Chagas Disease - Trypanosoma cruzi

Diagnosis

Indications for Testing

  • Residency in endemic area
  • Recent travel in endemic area
  • Cardiomyopathy or prototypical gastrointestinal disease without obvious etiology

Laboratory Testing 

  • CDC trypanosomiasis diagnosis 
  • Acute phase (first 60-90 days)
    • Direct detection of parasites on blood smear (Giemsa stain)
    • IgM may be useful in acute infection
  • Chronic phase (>90 days)
    • IgG confirms chronic disease – by IFA, ELISA, IHA
      • WHO recommends ≥2 tests to confirm disease
    • Cross-reactivity with Leishmania spp may occur
    • PCR requires further validation

Differential Diagnosis

Clinical Background

Chagas disease or American trypanosomiasis is caused by Trypanosoma cruzi, a protozoan transmitted by infected Triatominae insects.

Epidemiology

  • Prevalence
    • In U.S., almost exclusively in immigrants from Central and South America
    • 16-18 million individuals infected worldwide; roughly 50,000 deaths annually from chronic Chagas disease
  • Transmission
    • Common Triatominae vector species (kissing bugs) for trypanosomiasis belong to the genera Triatoma, Rhodnius, and Panstrongylus
    • Maternal transplacental transfer (congenital)
    • Blood transfusion from infected donor
    • Organ transplantation
    • Ingestion of contaminated water (rare)

Organism

  • The genus Trypanosoma contains many species of protozoans
    • Only 3 cause human disease – T. cruzi, T. brucei gambiense, and T. brucei rhodesiense
    • Vector-borne from the reduviid insect, Triatoma gerstaeckeri, and others
      • Exposure to feces deposited on skin by infected bugs

Clinical Presentation

  • Acute phase
    • Mild symptoms occur for 2 weeks to 3 months
    • Initial signs include malaise, fever, anorexia, rash, and edema
    • Acute myocarditis in 5% of cases
    • Most recognized marker is Romaña sign – unilateral painless edema of palpebral and periocular tissues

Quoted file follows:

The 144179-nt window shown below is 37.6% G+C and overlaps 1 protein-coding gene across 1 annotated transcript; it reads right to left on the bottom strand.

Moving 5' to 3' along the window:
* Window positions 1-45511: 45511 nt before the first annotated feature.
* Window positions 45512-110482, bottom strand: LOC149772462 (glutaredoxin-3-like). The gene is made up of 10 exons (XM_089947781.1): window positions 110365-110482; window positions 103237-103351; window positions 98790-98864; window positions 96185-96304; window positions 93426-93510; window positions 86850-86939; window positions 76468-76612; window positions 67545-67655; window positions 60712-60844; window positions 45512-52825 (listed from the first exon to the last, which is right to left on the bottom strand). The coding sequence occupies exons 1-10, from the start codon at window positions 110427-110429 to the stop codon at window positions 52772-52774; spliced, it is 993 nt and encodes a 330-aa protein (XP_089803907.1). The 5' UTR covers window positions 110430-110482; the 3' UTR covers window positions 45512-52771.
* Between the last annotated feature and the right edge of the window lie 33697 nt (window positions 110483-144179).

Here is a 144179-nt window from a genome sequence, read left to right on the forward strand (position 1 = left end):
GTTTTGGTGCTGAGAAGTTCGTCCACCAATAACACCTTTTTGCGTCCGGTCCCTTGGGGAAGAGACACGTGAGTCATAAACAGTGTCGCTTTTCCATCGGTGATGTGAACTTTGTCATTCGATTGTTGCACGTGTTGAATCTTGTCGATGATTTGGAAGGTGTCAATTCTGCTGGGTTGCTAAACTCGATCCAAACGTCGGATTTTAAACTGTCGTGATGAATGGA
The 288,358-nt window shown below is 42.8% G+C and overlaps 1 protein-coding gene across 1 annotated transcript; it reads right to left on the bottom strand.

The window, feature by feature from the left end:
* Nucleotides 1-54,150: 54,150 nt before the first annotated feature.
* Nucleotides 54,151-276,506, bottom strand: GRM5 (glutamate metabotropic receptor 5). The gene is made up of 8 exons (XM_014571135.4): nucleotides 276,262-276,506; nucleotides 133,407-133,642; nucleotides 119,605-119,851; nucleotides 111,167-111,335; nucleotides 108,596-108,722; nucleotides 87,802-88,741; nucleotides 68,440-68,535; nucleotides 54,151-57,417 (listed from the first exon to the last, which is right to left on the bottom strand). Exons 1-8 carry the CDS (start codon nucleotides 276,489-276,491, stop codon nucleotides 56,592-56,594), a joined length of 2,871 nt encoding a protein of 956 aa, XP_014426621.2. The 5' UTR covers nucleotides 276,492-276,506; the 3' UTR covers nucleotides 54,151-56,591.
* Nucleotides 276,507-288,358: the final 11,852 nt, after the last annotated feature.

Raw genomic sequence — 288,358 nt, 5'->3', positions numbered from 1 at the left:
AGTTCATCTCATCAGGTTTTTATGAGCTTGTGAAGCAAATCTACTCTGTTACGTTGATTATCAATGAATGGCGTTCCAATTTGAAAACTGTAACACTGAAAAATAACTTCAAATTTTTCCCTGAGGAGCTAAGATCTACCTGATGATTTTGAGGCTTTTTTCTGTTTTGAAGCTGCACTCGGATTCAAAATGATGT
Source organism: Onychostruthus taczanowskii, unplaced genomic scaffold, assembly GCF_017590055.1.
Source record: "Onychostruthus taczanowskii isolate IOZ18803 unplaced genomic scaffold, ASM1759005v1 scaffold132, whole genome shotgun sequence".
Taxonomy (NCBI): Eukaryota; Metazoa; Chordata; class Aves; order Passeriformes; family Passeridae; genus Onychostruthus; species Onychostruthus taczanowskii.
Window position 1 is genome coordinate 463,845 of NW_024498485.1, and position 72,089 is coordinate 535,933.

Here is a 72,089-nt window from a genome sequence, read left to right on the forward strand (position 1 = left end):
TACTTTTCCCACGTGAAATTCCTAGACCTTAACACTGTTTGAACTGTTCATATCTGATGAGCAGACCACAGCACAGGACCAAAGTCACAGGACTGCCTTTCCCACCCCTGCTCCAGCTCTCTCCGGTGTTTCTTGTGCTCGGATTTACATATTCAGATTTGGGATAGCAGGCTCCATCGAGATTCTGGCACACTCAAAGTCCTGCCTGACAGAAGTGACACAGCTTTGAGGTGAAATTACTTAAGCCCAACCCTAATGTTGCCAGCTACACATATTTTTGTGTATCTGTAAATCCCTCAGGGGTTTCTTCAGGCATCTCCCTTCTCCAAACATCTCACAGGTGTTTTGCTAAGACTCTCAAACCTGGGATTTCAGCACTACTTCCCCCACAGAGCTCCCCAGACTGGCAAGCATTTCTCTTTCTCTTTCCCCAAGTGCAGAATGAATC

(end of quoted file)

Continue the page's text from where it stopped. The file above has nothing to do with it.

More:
• Indurated area of erythema and swelling (chagoma) may indicate parasite entry site
    • Frequently undetected at this stage
  • Indeterminate phase
    • Begins after acute phase
    • Usually asymptomatic, although symptoms of cardiomyopathy may be present
  • Chronic phase
    • May manifest decades later (~30% of those infected)
    • Cardiomyopathy with arrhythmia
      • Symptoms of biventricular failure – peripheral edema, hepatomegaly
      • ∼60% experience sudden cardiac death
    • Digestive system complications
      • Megacolon
      • Megaesophagus
  • Congenital disease
    • Highest risk with high maternal parasitemia during acute phase
    • Prematurity, hepatosplenomegaly, meningitis/encephalitis

Treatment

  • Antiprotozoal therapy is effective if patient diagnosed in acute phase

Indications for Laboratory Testing

  • Tests generally appear in the order most useful for common clinical situations
  • Click on number for test-specific information in the ARUP Laboratory Test Directory
Test Name and Number Recommended Use Limitations Follow Up
Trypanosoma cruzi Antibody, IgG 0051076
Method: Semi-Quantitative Immunoassay
Preferred test if exposure to T. cruzi is suspected and Chagas disease symptoms exist (chronic phase test)

Travel history required

If test results equivocal, repeat testing in 10-14 days

Trypanosoma cruzi Antibody, IgM 0051075
Method: Semi-Quantitative Indirect Fluorescent Antibody

Detect antibodies specific to T. cruzi in patients with congruent clinical history (acute phase test)